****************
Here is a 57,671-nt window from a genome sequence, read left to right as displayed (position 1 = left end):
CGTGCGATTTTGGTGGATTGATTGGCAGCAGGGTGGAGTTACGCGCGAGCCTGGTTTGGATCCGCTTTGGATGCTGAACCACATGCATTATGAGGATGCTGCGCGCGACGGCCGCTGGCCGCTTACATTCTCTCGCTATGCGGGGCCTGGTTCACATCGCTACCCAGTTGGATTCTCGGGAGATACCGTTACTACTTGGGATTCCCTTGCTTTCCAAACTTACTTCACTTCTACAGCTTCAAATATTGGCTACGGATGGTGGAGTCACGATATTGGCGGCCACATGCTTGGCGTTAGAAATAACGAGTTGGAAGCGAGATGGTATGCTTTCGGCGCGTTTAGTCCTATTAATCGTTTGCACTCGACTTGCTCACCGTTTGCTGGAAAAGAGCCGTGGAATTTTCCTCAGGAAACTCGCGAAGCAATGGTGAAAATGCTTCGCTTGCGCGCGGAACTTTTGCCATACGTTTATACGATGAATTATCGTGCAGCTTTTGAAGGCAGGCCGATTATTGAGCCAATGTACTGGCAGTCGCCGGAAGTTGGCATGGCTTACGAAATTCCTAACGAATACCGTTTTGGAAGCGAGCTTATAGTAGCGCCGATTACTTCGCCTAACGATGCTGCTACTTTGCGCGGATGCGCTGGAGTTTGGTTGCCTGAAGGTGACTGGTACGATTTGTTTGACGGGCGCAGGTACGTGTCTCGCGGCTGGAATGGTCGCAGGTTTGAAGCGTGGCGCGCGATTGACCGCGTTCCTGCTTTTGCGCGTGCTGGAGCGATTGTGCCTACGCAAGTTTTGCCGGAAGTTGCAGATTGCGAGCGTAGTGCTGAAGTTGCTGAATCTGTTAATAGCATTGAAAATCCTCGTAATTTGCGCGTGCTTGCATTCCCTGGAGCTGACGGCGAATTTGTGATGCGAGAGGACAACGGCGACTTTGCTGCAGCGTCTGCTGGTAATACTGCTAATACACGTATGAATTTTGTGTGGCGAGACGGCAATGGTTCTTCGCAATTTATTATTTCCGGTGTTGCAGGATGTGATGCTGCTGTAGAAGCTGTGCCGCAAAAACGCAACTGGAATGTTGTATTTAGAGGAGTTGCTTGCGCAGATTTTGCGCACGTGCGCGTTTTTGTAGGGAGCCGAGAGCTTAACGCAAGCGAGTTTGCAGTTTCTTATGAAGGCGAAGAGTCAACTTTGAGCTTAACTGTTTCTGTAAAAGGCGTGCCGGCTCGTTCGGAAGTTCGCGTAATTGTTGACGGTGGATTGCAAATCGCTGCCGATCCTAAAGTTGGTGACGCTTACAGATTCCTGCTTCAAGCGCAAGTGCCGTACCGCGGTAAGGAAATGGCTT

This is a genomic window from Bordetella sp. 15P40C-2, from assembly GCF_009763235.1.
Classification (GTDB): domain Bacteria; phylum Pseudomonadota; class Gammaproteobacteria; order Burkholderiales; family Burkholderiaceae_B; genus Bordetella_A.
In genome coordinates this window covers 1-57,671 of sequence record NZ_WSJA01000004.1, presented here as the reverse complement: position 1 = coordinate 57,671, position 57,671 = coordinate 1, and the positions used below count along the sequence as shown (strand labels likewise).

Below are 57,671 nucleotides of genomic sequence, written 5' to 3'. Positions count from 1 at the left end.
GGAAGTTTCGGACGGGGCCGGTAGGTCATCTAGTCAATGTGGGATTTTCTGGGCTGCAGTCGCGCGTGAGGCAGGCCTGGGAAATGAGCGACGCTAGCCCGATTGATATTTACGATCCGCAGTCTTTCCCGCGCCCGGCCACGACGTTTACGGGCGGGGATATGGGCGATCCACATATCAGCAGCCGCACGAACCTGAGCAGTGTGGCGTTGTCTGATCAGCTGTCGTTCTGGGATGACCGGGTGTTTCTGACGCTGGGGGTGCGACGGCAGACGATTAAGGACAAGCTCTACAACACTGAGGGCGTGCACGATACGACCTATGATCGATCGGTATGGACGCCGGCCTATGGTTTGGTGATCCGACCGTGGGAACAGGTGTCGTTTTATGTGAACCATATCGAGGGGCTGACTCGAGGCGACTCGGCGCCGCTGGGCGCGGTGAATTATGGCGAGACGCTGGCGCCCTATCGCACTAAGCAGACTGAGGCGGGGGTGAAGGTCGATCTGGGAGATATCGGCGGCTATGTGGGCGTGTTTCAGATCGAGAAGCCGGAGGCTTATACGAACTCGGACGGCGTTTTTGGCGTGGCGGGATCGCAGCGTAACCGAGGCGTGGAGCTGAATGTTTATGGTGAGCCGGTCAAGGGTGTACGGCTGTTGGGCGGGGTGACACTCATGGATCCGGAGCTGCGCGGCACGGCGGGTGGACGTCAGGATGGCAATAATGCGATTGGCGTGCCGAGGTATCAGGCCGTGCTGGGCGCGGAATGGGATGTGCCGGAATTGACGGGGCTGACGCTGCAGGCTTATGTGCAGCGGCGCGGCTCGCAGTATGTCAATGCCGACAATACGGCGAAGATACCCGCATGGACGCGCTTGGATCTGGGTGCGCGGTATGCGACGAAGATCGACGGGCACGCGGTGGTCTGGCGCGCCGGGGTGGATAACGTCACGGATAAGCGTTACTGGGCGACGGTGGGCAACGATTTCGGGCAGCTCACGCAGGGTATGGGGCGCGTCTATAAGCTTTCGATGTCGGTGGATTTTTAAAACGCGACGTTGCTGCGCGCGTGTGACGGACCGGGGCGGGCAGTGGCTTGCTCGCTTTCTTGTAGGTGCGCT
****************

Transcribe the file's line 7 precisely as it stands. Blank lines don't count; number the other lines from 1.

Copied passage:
GGAAGTTTCGGACGGGGCCGGTAGGTCATCTAGTCAATGTGGGATTTTCTGGGCTGCAGTCGCGCGTGAGGCAGGCCTGGGAAATGAGCGACGCTAGCCCGATTGATATTTACGATCCGCAGTCTTTCCCGCGCCCGGCCACGACGTTTACGGGCGGGGATATGGGCGATCCACATATCAGCAGCCGCACGAACCTGAGCAGTGTGGCGTTGTCTGATCAGCTGTCGTTCTGGGATGACCGGGTGTTTCTGACGCTGGGGGTGCGACGGCAGACGATTAAGGACAAGCTCTACAACACTGAGGGCGTGCACGATACGACCTATGATCGATCGGTATGGACGCCGGCCTATGGTTTGGTGATCCGACCGTGGGAACAGGTGTCGTTTTATGTGAACCATATCGAGGGGCTGACTCGAGGCGACTCGGCGCCGCTGGGCGCGGTGAATTATGGCGAGACGCTGGCGCCCTATCGCACTAAGCAGACTGAGGCGGGGGTGAAGGTCGATCTGGGAGATATCGGCGGCTATGTGGGCGTGTTTCAGATCGAGAAGCCGGAGGCTTATACGAACTCGGACGGCGTTTTTGGCGTGGCGGGATCGCAGCGTAACCGAGGCGTGGAGCTGAATGTTTATGGTGAGCCGGTCAAGGGTGTACGGCTGTTGGGCGGGGTGACACTCATGGATCCGGAGCTGCGCGGCACGGCGGGTGGACGTCAGGATGGCAATAATGCGATTGGCGTGCCGAGGTATCAGGCCGTGCTGGGCGCGGAATGGGATGTGCCGGAATTGACGGGGCTGACGCTGCAGGCTTATGTGCAGCGGCGCGGCTCGCAGTATGTCAATGCCGACAATACGGCGAAGATACCCGCATGGACGCGCTTGGATCTGGGTGCGCGGTATGCGACGAAGATCGACGGGCACGCGGTGGTCTGGCGCGCCGGGGTGGATAACGTCACGGATAAGCGTTACTGGGCGACGGTGGGCAACGATTTCGGGCAGCTCACGCAGGGTATGGGGCGCGTCTATAAGCTTTCGATGTCGGTGGATTTTTAAAACGCGACGTTGCTGCGCGCGTGTGACGGACCGGGGCGGGCAGTGGCTTGCTCGCTTTCTTGTAGGTGCGCT